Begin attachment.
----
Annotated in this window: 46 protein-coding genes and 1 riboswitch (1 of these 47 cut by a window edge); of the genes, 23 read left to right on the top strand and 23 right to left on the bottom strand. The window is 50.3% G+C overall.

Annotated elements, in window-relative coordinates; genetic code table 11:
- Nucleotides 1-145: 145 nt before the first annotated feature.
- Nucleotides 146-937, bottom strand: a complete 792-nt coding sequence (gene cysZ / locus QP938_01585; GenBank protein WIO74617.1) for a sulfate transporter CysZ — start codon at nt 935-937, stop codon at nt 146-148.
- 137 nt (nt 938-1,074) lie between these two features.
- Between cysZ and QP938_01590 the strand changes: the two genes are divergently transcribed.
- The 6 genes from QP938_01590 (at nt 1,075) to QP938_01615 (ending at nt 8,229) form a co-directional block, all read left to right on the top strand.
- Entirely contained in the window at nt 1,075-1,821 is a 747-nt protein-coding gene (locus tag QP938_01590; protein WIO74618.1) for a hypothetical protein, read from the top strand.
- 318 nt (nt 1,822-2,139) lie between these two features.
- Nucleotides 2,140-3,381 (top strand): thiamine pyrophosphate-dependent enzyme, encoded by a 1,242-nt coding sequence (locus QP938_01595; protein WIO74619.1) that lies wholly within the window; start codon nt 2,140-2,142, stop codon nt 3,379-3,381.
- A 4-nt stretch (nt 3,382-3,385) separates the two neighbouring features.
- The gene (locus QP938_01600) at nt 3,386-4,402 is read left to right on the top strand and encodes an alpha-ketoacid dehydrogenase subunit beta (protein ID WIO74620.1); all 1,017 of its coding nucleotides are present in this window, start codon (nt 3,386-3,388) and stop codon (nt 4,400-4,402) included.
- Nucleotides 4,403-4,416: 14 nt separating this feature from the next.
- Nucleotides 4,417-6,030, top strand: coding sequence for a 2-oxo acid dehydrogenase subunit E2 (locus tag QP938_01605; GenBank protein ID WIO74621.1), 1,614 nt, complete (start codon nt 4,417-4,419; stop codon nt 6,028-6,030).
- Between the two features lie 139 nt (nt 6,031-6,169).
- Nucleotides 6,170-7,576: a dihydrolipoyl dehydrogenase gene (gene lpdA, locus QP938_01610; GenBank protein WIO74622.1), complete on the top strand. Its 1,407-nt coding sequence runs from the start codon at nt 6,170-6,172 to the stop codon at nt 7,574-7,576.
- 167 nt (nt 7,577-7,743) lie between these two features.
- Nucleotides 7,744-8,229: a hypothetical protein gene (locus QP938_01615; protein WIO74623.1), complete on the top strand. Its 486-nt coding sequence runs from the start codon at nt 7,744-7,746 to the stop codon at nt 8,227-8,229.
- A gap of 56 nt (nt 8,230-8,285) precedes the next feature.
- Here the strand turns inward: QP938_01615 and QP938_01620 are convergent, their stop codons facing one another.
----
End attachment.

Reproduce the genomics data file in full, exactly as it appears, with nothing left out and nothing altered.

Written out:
Annotated in this window: 46 protein-coding genes and 1 riboswitch (1 of these 47 cut by a window edge); of the genes, 23 read left to right on the top strand and 23 right to left on the bottom strand. The window is 50.3% G+C overall.

Annotated elements, in window-relative coordinates; genetic code table 11:
- Nucleotides 1-145: 145 nt before the first annotated feature.
- Nucleotides 146-937, bottom strand: a complete 792-nt coding sequence (gene cysZ / locus QP938_01585; GenBank protein WIO74617.1) for a sulfate transporter CysZ — start codon at nt 935-937, stop codon at nt 146-148.
- 137 nt (nt 938-1,074) lie between these two features.
- Between cysZ and QP938_01590 the strand changes: the two genes are divergently transcribed.
- The 6 genes from QP938_01590 (at nt 1,075) to QP938_01615 (ending at nt 8,229) form a co-directional block, all read left to right on the top strand.
- Entirely contained in the window at nt 1,075-1,821 is a 747-nt protein-coding gene (locus tag QP938_01590; protein WIO74618.1) for a hypothetical protein, read from the top strand.
- 318 nt (nt 1,822-2,139) lie between these two features.
- Nucleotides 2,140-3,381 (top strand): thiamine pyrophosphate-dependent enzyme, encoded by a 1,242-nt coding sequence (locus QP938_01595; protein WIO74619.1) that lies wholly within the window; start codon nt 2,140-2,142, stop codon nt 3,379-3,381.
- A 4-nt stretch (nt 3,382-3,385) separates the two neighbouring features.
- The gene (locus QP938_01600) at nt 3,386-4,402 is read left to right on the top strand and encodes an alpha-ketoacid dehydrogenase subunit beta (protein ID WIO74620.1); all 1,017 of its coding nucleotides are present in this window, start codon (nt 3,386-3,388) and stop codon (nt 4,400-4,402) included.
- Nucleotides 4,403-4,416: 14 nt separating this feature from the next.
- Nucleotides 4,417-6,030, top strand: coding sequence for a 2-oxo acid dehydrogenase subunit E2 (locus tag QP938_01605; GenBank protein ID WIO74621.1), 1,614 nt, complete (start codon nt 4,417-4,419; stop codon nt 6,028-6,030).
- Between the two features lie 139 nt (nt 6,031-6,169).
- Nucleotides 6,170-7,576: a dihydrolipoyl dehydrogenase gene (gene lpdA, locus QP938_01610; GenBank protein WIO74622.1), complete on the top strand. Its 1,407-nt coding sequence runs from the start codon at nt 6,170-6,172 to the stop codon at nt 7,574-7,576.
- 167 nt (nt 7,577-7,743) lie between these two features.
- Nucleotides 7,744-8,229: a hypothetical protein gene (locus QP938_01615; protein WIO74623.1), complete on the top strand. Its 486-nt coding sequence runs from the start codon at nt 7,744-7,746 to the stop codon at nt 8,227-8,229.
- A gap of 56 nt (nt 8,230-8,285) precedes the next feature.
- Here the strand turns inward: QP938_01615 and QP938_01620 are convergent, their stop codons facing one another.